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John Doyle for AWS Community Builders

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287 Hours

The race was already on, and I was late. Over a thousand people were ahead of me, with almost 50 teams having submitted completed projects. Yet this is a hackathon, and no one knows what might stand out till the end!

I stumbled onto the Postman API Hackathon a week after it had opened. Back in November 2020, Postman had released a new service called Public Workspaces that was aimed at helping people to collaborate on APIs. With Postman Galaxy, their annual conference coming up on February 2nd-4th, they announced a hackathon with the results announced at it.

The gauntlet was thrown down in the format of a challenge to, “not just create a Postman public workspace with a Collection of APIs, but build something that is creative, has compelling value to developers, addresses a problem, or has community interest.” Alright, I thought, this is doable - I’ve spent late nights banging my head against the table trying to understand why something isn’t acting right.

Inspiration struck with a memory of Boss-Man Paul calling late at night, asking if a service was down. Nope, turned out he just had horrific internet. Yet this did bring me back to wondering if there was a better way to tell. Sure, the API is up for me and maybe for - but maybe the Dublin data center is experiencing issues that I’m not seeing!

Flexing my knuckles, imagining the crack, I dive into some code - create a GitHub repo, initialize a fresh AWS CDK project, and the hardest part… buy a snazzy domain name. And so, on January 15th was acquired!

Instantly I started running into issues as my domain was not resolving no matter how much I refreshed my browser - so the first network took was decided upon, time for NSLoopup to give me insights! This was familiar ground thankfully, hustle some NodeJS code into a Lambda and deploy it.

Yet having a single region tell me its status wasn’t very enlightening - so I need to think broader, multi-region broad. I went down several paths trying to figure a good way to coordinate my requests, both within a region and across them. The final solution I landed on was DynamoDB Global Tables - automatically replicate data across regions and allowing me to set up triggers within each region to fire off on any change to that data!

This sounded perfect - I could add additional multiple regions as I needed to! Back to the true work so, adding more network context than I would have a clue what to do with. Utilizing the newly released Lambda Docker containers I was even able to run some OS-level commands, like traceroute and dig. I assembled my core group of 5 commands and was ready to go global!

At this point, I ran straight into a wall. The perfect solution utilizing Global Tables and Triggers came back to bite in with a vengeance. It turns out that Global Tables are built in a single region, then that region builds the replications in other regions. My original code that simply would duplicate my whole stack in each region was thrown a curveball - now I needed to build my global tables, and then loop over all the regions to add my app stack.

Not too big of a change… until I realized that the DynamoDB triggers that the Lambda’s use are systematically named. With a timestamp. The primary region that built out the Global Tables had no way of telling me what the Stream ARN would be in Hong Kong, the only way to find it would be to describe the table IN Hong Kong. Dr. Frankenstein would be disgusted (at least the CDK team would be) at my abomination as I started calling the AWS SDK within the CDK construct.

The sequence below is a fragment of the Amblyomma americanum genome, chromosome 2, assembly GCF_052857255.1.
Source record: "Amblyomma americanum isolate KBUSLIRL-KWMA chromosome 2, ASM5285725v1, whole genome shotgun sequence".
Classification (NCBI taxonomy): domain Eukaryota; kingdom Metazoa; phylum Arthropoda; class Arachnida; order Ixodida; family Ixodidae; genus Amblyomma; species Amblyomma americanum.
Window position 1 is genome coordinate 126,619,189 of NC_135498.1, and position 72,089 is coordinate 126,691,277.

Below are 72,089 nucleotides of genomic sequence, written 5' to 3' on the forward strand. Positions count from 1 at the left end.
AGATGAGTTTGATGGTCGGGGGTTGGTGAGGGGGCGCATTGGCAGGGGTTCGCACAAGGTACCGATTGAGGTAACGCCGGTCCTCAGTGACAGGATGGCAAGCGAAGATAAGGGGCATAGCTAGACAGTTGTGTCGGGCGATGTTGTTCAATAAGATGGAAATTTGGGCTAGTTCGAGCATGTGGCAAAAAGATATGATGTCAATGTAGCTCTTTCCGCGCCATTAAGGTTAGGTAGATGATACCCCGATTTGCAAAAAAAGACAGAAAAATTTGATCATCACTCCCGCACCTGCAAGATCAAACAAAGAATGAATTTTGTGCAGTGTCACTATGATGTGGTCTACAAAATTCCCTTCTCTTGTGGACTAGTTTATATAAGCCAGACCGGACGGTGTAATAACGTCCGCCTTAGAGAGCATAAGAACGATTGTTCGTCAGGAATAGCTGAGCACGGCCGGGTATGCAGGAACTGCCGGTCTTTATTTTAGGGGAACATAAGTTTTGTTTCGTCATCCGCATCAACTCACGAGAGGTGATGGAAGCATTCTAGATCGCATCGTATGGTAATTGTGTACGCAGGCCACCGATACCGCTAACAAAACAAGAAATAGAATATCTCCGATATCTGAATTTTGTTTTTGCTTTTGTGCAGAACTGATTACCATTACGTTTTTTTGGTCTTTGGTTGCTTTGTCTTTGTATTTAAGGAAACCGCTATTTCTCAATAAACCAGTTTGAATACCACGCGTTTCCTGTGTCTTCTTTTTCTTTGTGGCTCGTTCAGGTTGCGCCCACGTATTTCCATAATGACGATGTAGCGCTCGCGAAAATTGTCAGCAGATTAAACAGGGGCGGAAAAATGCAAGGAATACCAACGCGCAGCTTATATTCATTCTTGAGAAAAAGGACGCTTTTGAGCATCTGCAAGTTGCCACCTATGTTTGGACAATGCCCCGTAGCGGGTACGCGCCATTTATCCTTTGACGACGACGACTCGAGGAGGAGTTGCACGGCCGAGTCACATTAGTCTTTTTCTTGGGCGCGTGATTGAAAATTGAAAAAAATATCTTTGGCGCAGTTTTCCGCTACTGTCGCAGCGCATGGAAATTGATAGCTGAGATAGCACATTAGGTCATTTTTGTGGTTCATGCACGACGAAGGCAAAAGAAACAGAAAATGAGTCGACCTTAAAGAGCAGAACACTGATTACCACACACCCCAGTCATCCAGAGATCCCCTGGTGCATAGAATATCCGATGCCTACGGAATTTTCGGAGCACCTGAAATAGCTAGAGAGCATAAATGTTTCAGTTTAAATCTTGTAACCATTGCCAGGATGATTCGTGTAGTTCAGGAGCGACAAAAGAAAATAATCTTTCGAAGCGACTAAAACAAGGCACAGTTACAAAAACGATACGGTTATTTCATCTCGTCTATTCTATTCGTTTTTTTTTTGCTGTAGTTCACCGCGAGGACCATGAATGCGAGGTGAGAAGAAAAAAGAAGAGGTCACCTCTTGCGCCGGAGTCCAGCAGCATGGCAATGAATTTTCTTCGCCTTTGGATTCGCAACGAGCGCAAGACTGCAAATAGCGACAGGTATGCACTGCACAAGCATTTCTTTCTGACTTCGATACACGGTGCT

This is a hackathon though - please leave your good practices at the door.

Now that I had a multi-region API, I could finally start tackling the actual main hackathon - building out a Public Workspace. Postman had provided links to several example collections to inspire folks, which led me to a big facepalm. Despite having used the application for years, I had never known you could visualize responses. From basic HTML to full-on Bootstrap, to D3JS charts. The quantity of data I was returning was too much to parse manually, this was the perfect solution - to build out charts that highlighted different aspects!

Over the next few days, I added data, massaged it, worked it into several charts that started to give me hope that the project made some sense. From simple bar charts, I stepped up to plotting out the traceroutes on a map, to designing a region reconciliation report on DNS or Requests.

The final hours were drawing to a close, it had been multiple days of late nights, tearing the infrastructure down and rebuilding it. Making decisions that I would go on and completely regret, but there was no time to go back and change them. It was the last day.

Five hours to go, no worries. Code is basically locked in now. Just one last part to do - a video demo. How hard can this be? Open up Photo Booth to record me, and start recording my screen.

Three hours later I just don’t care anymore - stumble over the script, sipping a can of Guinness that is slowly warming. Don’t know when I opened it. Edit the videos together and stare at the upload bar on YouTube. The hackathon site was about to start the 60-minute countdown. If there was an issue at this stage, it might require something stronger than Guinness to power me through to the end.

Yet it succeeded.

The video was uploaded, linked, and submitted with the project.

Time for some much-needed sleep, and fruitlessly thinking that for the next hackathon I’ll be better prepared. Time will tell.



I'll post up some technical blogs diving into some of the problems I encountered later, from deploying custom Lambda Docker containers to managing multi-region API Keys.

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